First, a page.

Development Studies Special Topics B

Subject DEVT90005 (2014)

Note: This is an archived Handbook entry from 2014.

Credit Points: 12.50
Level: 9 (Graduate/Postgraduate)
Dates & Locations:

This subject has the following teaching availabilities in 2014:

July, Parkville - Taught on campus.
Pre-teaching Period Start not applicable
Teaching Period not applicable
Assessment Period End not applicable
Last date to Self-Enrol not applicable
Census Date not applicable
Last date to Withdraw without fail not applicable


Timetable can be viewed here. For information about these dates, click here.
Time Commitment: Contact Hours: This subject will be taught intensively from 9:00am - 12:00pm 7 - 18 July 2014.
Total Time Commitment:

A total of 120 hours

Prerequisites: None
Corequisites: None
Recommended Background Knowledge: None
Non Allowed Subjects: None
Core Participation Requirements:

For the purposes of considering request for Reasonable Adjustments under the disability Standards for Education (Cwth 2005), and Students Experiencing Academic Disadvantage Policy, academic requirements for this subject are articulated in the Subject Description, Subject Objectives, Generic Skills and Assessment Requirements of this entry.The University is dedicated to provide support to those with special requirements. Further details on the disability support scheme can be found at the Disability Liaison Unit website:

Subject Overview:

Special Topic: Climate Change and Development

This subject will examine the emerging social science of climate change, particularly drawing upon the disciplines of development studies, anthropology, sociology, and political science. It will focus upon the impact of climate change on human societies, particularly in terms of life ways, settlement patterns, food security, and health. It in particular examines the role of various development processes, such as production and consumption, in contributing to greenhouse gas emissions, that according to climate science, lead to global warming and other climatic changes, such as droughts in some areas, heavy rainfalls and storms in other areas, rising sea levels, and the melting of the Arctic icecap and glaciers around the world. Various strategies of adaptation and mitigation will be considered, including climate regimes, reliance of renewable energy sources, technological fixes, carbon trading, carbon offsetting, and green capitalism. The subject will also examine the emerging climate movement around the world, which is forming links with various other movements, including the environmental, global justice, indigenous rights movements. The question as to the long-term viability of the existing global political economy in the face of the dangers posed by global warming will be explored. Finally, the subject will explore the possible need for an alternative world system based upon social equity, democratic processes, and environmental sustainability.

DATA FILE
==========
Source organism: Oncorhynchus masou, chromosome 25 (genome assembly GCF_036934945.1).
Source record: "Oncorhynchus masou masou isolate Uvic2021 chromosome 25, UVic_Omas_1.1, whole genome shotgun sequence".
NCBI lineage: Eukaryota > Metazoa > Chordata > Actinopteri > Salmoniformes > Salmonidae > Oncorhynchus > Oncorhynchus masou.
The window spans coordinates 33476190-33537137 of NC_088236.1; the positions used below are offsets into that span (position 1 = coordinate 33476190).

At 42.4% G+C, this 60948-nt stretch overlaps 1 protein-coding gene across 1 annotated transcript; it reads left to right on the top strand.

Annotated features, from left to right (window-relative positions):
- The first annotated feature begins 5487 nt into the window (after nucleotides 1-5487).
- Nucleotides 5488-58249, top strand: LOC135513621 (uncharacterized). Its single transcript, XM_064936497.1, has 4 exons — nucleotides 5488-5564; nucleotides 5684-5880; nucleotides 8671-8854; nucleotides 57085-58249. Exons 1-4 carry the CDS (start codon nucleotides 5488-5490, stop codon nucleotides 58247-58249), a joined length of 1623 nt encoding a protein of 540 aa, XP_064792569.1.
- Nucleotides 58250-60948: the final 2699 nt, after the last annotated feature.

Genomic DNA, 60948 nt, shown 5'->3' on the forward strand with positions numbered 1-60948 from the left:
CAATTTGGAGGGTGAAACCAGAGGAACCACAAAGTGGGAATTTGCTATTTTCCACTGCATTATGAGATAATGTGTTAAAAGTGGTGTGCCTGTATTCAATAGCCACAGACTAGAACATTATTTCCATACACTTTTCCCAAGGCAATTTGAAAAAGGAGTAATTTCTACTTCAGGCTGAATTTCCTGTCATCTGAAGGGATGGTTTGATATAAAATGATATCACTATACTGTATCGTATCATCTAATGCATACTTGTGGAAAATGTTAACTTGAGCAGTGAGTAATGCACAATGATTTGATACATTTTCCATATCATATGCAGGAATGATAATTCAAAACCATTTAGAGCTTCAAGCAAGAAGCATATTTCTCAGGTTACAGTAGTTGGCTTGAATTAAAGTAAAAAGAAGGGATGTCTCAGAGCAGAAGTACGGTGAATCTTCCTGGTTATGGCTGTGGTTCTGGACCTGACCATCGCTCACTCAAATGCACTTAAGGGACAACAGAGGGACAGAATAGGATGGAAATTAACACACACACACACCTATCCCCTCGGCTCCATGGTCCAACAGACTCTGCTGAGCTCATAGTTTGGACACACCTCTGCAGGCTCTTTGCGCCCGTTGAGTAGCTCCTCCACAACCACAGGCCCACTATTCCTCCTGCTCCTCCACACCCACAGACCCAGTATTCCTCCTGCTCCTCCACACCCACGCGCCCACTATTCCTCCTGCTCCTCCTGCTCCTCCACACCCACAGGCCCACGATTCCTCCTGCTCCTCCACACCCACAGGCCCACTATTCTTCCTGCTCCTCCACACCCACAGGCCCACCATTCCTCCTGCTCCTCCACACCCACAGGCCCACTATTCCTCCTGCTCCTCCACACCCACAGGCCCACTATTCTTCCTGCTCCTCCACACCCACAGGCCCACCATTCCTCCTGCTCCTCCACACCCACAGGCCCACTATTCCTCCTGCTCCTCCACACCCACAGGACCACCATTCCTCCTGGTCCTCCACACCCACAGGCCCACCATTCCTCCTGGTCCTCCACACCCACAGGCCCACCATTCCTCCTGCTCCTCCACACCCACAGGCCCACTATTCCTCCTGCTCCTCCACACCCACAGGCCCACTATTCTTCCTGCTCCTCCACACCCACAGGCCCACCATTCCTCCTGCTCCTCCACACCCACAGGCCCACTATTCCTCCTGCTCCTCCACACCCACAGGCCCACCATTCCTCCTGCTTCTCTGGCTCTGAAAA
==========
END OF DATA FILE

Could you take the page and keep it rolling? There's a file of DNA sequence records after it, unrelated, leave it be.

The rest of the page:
Learning Outcomes:

Students who successfully complete this subject will:

  • gain advanced analytical skills related to development issues;
  • become familiar with current debates in the field of development;
  • expand their knowledge of development theories;
  • be able to pursue research in a specialised area of study.

Written assignments totalling 5000 words, (due date: to be advised at the start of teaching).

Hurdle Requirement: As this is an Intensively-taught subject, attendance is compulsory at all Lecture/Seminars. Regular participation in class is required.

Assessment submitted late without an approved extension will be penalised at 10% per working day. In-class tasks missed without approval will not be marked. All pieces of written work must be submitted to pass this subject.

Prescribed Texts:

To be advised by the lecturer

Breadth Options:

This subject is not available as a breadth subject.

Fees Information: Subject EFTSL, Level, Discipline & Census Date
Generic Skills:

Students who successfully complete this subject will:

  • be able to write clear and coherent reports;
  • be able to think critically about conceptual issues;
  • be able to demonstrate relevance of the topic to broader development debates.
Links to further information:
Related Majors/Minors/Specialisations: 100 Point Master of Development Studies (CWT)
100 Point Master of Development Studies (Gender && Development)
150 Point Master of Development Studies (CWT)
150 Point Master of Development Studies (Gender && Development)
200 Point Master of Development Studies (CWT)
200 Point Master of Development Studies (Gender && Development)

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